Norm - #13204

May 11th 2010

In other words they are drifting back into mortality by mixing with pagans.  A good example of how the Jews viewed this idea of the perfect eternal life is found in Jubilees 4 in which it is made mention that Adam did not live the full 1000 years because of his disobedience. This reaching the full 1000 years was not attained until Christ when those lived and reigned a 1000 years (Revelation) because of their redemption from the Law and spiritual death.

29: … thereof, Adam died … And he lacked seventy years of one thousand years; FOR ONE THOUSAND YEARS ARE AS ONE DAY IN THE TESTIMONY OF THE HEAVENS and therefore was it written concerning the tree of knowledge: ‘On the day that ye eat thereof ye shall die.’ For this reason HE DID NOT COMPLETE THE YEARS OF THIS DAY; FOR HE DIED DURING IT.

IMHO these life spans fit the theological purpose of the author to demonstrate the reality of their spiritual loss and are simply a motif built into this narrative to drive home this point. Genesis needs to be examined from this viewpoint IMO to gather what the Hebrew writer had in mind.


Dick Fischer - #13214

May 11th 2010

Hi Nathan:

I spoke with Phil Jones in the Babylonian section at the University of Pennsylvania.  For starters most of the scholars in primitive languages would scoff at the idea of integrating biblical history with actual human history.  My views are politely tolerated, that’s all.

Since I volunteer in the Hall of Human Origins at the Smithsonian I can see parallels in language evolution with human evolution.  The further back in time you go the cloudier it becomes and the best scholars have points of disagreement.  Although we evolved from Homo erectus, Homo sapiens and erectus overlapped, both lived at the same time 100,000 years ago. The same kind of thing is true in linguistics.

Also, I start with biblical history at no earlier than roughly 7,000 years ago.  Humanity and human language, including a “Semitic” tongue, predates that period of time.  But Semites are named for Shem, Noah’s son, who lived roughly 3000 BC, so the language moniker predates the man for whom it’s named.

Akkadian is the first written Semitic language but 3rd millennium Akkadian varies from 1st millennium just through normal evolution of language.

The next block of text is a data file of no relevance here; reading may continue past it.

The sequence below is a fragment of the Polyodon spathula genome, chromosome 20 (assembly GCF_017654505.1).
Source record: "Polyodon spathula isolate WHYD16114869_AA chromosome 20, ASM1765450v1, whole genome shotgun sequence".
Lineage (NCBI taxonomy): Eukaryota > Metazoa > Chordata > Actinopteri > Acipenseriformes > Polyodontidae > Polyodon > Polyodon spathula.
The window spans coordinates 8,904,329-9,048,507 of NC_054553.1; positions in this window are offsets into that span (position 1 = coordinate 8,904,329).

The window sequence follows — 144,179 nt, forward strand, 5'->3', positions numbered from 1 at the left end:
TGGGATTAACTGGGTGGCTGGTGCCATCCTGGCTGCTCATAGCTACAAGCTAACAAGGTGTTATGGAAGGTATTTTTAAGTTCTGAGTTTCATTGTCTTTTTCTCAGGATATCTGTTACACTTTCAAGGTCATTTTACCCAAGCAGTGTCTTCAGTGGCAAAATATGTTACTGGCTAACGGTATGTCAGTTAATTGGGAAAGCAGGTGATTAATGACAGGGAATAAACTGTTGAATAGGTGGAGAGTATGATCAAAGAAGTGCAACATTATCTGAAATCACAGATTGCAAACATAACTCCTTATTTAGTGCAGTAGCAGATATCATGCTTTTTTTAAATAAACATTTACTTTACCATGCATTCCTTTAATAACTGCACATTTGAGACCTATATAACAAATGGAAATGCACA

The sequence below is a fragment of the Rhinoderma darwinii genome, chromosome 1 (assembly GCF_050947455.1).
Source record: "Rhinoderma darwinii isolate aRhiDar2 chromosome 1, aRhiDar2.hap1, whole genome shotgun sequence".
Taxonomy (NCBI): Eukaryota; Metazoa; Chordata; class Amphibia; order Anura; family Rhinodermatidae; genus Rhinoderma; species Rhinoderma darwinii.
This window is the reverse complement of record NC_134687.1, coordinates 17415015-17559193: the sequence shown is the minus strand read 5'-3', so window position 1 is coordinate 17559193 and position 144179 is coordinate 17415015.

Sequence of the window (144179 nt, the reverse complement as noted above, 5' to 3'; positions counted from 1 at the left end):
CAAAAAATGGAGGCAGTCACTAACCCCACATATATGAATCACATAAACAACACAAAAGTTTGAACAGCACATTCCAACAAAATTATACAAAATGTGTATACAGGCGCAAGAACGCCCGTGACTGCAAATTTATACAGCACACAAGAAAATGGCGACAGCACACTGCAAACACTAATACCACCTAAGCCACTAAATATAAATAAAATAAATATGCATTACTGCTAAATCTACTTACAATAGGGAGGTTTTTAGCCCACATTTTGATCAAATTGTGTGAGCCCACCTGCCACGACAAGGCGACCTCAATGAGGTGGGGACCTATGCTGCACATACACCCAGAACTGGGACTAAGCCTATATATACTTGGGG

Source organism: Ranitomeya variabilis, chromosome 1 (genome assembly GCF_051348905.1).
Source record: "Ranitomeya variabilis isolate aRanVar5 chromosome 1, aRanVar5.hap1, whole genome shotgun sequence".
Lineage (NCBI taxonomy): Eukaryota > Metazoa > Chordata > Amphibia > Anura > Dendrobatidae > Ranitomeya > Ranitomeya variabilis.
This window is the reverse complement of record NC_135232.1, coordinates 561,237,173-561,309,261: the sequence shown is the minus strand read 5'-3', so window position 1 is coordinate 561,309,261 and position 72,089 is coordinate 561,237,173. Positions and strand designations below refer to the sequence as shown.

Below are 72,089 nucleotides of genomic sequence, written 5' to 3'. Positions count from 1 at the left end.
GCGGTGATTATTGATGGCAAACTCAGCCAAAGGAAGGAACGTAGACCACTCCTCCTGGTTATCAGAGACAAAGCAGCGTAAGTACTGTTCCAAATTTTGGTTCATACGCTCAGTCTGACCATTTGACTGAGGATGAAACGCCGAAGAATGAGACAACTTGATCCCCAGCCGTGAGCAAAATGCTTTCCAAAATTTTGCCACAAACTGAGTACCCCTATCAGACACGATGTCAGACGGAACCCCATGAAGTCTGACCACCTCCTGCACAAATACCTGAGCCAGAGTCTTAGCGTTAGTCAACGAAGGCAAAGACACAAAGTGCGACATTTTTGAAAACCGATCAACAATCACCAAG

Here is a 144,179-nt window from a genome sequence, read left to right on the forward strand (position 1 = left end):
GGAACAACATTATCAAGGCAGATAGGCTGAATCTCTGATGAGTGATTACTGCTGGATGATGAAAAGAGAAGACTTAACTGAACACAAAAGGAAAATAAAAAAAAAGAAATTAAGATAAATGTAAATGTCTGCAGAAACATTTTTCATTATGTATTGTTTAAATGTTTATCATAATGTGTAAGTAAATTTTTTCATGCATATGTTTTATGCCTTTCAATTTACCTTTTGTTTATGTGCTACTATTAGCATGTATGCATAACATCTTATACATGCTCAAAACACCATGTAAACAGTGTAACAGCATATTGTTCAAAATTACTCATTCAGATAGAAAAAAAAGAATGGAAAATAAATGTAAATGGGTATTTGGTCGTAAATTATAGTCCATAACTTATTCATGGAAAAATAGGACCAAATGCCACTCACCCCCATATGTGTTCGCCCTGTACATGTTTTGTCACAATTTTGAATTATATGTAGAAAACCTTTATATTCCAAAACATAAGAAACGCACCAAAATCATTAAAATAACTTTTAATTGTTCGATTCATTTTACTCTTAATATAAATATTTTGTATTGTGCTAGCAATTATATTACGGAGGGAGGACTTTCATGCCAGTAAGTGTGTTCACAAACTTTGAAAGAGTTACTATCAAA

Continued ...


Dick Fischer - #13215

May 11th 2010

Continued …

By the late 3rd millennium we have various Semitic languages spoken over the entire region all of which are more like each other than they are to Akkadian.

Prior to the arrival of the Akkadians and Sumerians in southern Mesopotamia there was no written languages at all with maybe the exception of proto Elamite in Persia, yet we know languages, an Afro-Asiatic language for example, was in use prior to that which some believe would be a root of Akkadian, but what kind of language preceded that?

Prior to about 5,000 years ago in human history the best linguists can do is infer spoken languages from presumed migration patterns from similarities in pottery styles. Not an exacting science.

I can agree that it is probably overly simplistic to say that Akkadian is the root of all Semitic tongues, but the Akkadian language fits the biblical timeline of a Semitic tongue being spoken even before the flood.  However, was Amorite spoken before Amor?  Was Canaanite spoken before Canaan? Was Assyrian spoken before Asshur? Hebrew before Eber?  Elamite before Elam?  I don’t think so.

For a parallel, the Smithsonian calls “Lucy” a human while I always thought she was an ape. Who knew?


Nathan - #13228

May 11th 2010

Dick,

I appreciate your conceding the point.  Using biblical “history” (or myth) as the basis for historical linguistics is as untenable as using it for claims about human biology.

Nathan


Dick Fischer - #13265

May 11th 2010

Hi Nathan:

I’m sure you know there is no one, coherent concensus position on that chapter of human history, the people, the events or the linguistics.  If there was I wouldn’t have written a book about it at all.  I had to laugh when Jones made this comment putting it into perspective: “If you want in an depth study on that, read (name omitted), he knows a lot more about it than I do but I think he’s wrong.”